Anti-inflammatory diet linked to reduced risk of early death

A new study finds that adhering to an anti-inflammatory diet is associated with lower risks of dying from any cause, dying from cardiovascular causes, and dying from cancer. In the study of 68,273 Swedish men and women aged 45 to 83 years who were followed for 16 years, participants who most closely followed an anti-inflammatory… Continue reading Anti-inflammatory diet linked to reduced risk of early death

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Discovery unlocks secrets behind cancer drug resistance

 University of Otago research provides insights into an underlying mechanism that could explain why new cancer therapies to help treat metastatic melanoma do not always work on patients, paving the way for predicting which patients will benefit from certain drugs. Their findings shed much needed light on why new immune checkpoint inhibitor therapies such as… Continue reading Discovery unlocks secrets behind cancer drug resistance

Off/on switch for DNA repair protein

Damage to DNA is a daily occurrence but one that human cells have evolved to manage. Mayo researchers have determined how one DNA repair protein gets to the site of DNA damage. The authors say they hope this discovery research will help identify new therapies for ovarian cancer. While the human genome is constantly damaged, cells have proteins that detect… Continue reading Off/on switch for DNA repair protein

New type of lung cancer

Researchers have discovered a new kind of small-cell lung cancer (SCLC). The discovery paves the way for developing personalized medicine approaches to target this previously unnoticed form of the disease. "Cancer is not one thing, it's actually hundreds of distinct diseases." This common refrain helps explain the frustrating experience oncologists have in testing a promising… Continue reading New type of lung cancer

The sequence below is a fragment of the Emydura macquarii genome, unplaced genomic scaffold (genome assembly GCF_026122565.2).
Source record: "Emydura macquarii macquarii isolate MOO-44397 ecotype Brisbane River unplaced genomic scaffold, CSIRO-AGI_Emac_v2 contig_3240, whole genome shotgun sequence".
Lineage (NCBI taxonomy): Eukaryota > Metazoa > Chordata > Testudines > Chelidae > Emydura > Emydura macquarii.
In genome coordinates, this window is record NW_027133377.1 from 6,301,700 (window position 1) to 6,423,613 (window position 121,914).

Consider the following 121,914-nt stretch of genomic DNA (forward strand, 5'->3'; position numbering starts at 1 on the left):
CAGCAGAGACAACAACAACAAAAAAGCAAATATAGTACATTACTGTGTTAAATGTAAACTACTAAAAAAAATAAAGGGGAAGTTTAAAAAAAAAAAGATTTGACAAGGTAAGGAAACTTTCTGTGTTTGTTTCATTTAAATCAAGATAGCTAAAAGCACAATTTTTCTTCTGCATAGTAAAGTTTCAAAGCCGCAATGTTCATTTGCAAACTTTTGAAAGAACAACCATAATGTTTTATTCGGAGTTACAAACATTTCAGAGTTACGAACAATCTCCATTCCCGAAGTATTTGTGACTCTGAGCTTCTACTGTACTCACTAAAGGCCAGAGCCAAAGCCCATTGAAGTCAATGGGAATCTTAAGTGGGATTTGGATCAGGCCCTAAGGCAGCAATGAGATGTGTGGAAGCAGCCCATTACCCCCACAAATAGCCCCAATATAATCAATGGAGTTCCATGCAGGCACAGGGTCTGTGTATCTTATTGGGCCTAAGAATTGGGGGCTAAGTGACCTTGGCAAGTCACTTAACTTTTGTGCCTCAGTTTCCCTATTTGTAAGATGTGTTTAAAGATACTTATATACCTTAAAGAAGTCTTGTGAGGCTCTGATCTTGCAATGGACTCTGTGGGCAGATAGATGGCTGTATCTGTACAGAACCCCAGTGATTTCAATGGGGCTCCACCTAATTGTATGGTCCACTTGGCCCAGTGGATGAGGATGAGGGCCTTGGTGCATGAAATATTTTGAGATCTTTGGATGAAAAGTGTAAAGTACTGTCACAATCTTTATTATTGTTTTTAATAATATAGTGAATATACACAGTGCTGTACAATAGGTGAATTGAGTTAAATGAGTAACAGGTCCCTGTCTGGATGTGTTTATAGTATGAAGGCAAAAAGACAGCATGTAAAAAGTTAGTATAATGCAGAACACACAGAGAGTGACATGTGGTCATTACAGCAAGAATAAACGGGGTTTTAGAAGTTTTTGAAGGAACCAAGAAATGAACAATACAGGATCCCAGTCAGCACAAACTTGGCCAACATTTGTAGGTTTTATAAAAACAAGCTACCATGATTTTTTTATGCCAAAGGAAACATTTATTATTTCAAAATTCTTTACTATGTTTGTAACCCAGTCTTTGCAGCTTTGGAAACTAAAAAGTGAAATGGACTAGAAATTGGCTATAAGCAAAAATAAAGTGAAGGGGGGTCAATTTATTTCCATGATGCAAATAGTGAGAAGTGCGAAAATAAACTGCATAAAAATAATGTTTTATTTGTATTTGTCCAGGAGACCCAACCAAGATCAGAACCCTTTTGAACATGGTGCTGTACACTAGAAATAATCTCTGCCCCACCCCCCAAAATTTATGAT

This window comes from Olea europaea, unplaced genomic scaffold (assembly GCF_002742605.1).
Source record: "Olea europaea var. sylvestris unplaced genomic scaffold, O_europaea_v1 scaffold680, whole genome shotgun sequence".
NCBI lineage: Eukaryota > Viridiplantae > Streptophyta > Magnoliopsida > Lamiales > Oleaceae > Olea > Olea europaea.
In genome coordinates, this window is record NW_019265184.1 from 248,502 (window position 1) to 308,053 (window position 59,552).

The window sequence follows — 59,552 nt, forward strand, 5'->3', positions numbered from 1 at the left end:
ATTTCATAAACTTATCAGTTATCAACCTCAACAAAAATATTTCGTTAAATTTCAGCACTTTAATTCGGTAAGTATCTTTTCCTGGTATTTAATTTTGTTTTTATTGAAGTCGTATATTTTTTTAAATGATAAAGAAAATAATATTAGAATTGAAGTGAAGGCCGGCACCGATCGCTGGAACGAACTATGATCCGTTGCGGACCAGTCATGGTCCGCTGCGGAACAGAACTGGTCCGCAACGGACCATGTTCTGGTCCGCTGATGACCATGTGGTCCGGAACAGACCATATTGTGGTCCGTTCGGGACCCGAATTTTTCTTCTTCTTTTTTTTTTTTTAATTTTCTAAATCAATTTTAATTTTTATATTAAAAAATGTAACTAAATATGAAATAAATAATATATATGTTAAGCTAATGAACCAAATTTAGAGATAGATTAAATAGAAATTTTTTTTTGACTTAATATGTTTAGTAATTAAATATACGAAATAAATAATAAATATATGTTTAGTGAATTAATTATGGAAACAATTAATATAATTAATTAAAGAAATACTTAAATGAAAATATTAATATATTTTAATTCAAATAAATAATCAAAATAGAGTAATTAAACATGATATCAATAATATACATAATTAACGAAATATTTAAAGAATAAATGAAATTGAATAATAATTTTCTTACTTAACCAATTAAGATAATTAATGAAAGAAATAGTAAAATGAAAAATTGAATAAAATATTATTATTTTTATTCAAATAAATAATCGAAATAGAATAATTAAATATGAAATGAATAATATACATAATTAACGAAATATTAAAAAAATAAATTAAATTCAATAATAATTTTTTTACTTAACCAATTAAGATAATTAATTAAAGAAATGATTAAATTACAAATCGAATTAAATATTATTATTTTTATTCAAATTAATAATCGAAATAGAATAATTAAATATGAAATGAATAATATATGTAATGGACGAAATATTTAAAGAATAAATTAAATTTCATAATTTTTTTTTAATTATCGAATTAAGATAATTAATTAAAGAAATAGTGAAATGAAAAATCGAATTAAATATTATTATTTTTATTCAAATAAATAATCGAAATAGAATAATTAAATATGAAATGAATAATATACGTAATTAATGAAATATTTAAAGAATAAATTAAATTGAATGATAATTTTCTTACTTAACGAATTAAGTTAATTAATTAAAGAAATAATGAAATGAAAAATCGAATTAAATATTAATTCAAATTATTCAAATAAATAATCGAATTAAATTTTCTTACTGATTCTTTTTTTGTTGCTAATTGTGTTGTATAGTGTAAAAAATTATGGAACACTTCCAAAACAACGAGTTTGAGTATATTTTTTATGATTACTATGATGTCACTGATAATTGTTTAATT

Why older people respond poorly to cancer treatment

Researchers may have found a group of immune cells that increase in number with age but are too worn out to fight diseases. The accumulation of dysfunctional virtual memory T cells, in addition to the loss of true naïve T cells this may explain why older people have reduced immune responses to cancer and vaccines,… Continue reading Why older people respond poorly to cancer treatment

Genetic markers for prostate cancer

Prostate cancer is the second-most common cancer in American men, with one in nine men being diagnosed in their lifetime, and the third-leading cause of cancer death for men.An international team of researchers and USC scientists has found scores of new genetic markers in DNA code that increase prostate cancer risk. With the power knowledge likely… Continue reading Genetic markers for prostate cancer

Genome-editing tool could increase cancer risk

Latest study from Karolinska Institutet, Sweden and University of Helsinki, Finlandsuggest that therapeutic use of gene editing with the so-called CRISPR-Cas9 techniquemay inadvertently increase the risk of cancer. Although researchers say that more studies are required in order to guarantee the safety of these 'molecular scissors' for gene-editing therapies. CRISPR-Cas9 is a molecular machine first discovered in bacteria that can be programmed… Continue reading Genome-editing tool could increase cancer risk